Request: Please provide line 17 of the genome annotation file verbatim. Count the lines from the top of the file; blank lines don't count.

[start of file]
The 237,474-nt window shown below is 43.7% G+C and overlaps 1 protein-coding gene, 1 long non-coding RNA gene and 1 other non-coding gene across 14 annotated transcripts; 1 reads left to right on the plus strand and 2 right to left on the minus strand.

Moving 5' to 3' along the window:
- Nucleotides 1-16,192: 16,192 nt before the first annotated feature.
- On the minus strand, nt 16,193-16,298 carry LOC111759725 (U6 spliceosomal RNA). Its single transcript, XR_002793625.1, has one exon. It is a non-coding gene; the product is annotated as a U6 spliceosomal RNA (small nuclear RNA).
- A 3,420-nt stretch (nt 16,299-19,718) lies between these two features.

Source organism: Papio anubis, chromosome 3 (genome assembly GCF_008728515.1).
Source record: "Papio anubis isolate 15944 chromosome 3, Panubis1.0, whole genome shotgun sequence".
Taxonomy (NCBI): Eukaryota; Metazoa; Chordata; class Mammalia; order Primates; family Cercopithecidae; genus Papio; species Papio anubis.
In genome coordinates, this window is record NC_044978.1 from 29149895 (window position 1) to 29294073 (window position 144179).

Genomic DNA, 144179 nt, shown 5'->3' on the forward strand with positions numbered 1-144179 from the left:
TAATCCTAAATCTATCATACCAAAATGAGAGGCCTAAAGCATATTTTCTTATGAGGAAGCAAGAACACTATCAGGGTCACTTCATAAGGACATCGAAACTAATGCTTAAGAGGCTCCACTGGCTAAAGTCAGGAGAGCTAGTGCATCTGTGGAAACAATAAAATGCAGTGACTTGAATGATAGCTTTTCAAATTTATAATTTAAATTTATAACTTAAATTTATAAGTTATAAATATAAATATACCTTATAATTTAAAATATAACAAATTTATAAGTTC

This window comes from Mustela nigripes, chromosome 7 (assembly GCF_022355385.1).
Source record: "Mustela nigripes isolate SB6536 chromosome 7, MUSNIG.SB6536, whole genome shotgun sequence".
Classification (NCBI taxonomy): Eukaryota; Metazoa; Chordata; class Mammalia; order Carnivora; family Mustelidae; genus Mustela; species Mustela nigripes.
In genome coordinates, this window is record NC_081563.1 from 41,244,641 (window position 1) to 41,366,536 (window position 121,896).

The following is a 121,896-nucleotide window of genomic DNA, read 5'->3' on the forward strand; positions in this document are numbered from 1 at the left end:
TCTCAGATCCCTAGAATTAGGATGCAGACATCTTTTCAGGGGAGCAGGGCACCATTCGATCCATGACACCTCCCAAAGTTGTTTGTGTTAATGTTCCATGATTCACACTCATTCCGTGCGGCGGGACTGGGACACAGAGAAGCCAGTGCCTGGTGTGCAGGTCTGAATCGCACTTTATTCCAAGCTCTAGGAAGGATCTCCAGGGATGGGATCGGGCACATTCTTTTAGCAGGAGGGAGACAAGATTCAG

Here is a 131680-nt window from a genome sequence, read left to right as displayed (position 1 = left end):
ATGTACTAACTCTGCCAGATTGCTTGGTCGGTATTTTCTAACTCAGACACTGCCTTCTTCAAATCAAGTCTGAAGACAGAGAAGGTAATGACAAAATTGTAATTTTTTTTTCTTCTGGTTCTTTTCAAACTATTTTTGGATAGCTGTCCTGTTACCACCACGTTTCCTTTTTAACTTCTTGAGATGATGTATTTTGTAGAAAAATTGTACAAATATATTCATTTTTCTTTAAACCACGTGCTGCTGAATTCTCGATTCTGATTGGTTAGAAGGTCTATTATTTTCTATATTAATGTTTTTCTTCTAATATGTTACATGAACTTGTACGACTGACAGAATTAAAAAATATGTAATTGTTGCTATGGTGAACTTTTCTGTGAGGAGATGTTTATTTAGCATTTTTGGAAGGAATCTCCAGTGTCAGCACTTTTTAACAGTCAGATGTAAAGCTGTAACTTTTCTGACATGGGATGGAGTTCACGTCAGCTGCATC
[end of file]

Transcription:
TCTCAGATCCCTAGAATTAGGATGCAGACATCTTTTCAGGGGAGCAGGGCACCATTCGATCCATGACACCTCCCAAAGTTGTTTGTGTTAATGTTCCATGATTCACACTCATTCCGTGCGGCGGGACTGGGACACAGAGAAGCCAGTGCCTGGTGTGCAGGTCTGAATCGCACTTTATTCCAAGCTCTAGGAAGGATCTCCAGGGATGGGATCGGGCACATTCTTTTAGCAGGAGGGAGACAAGATTCAG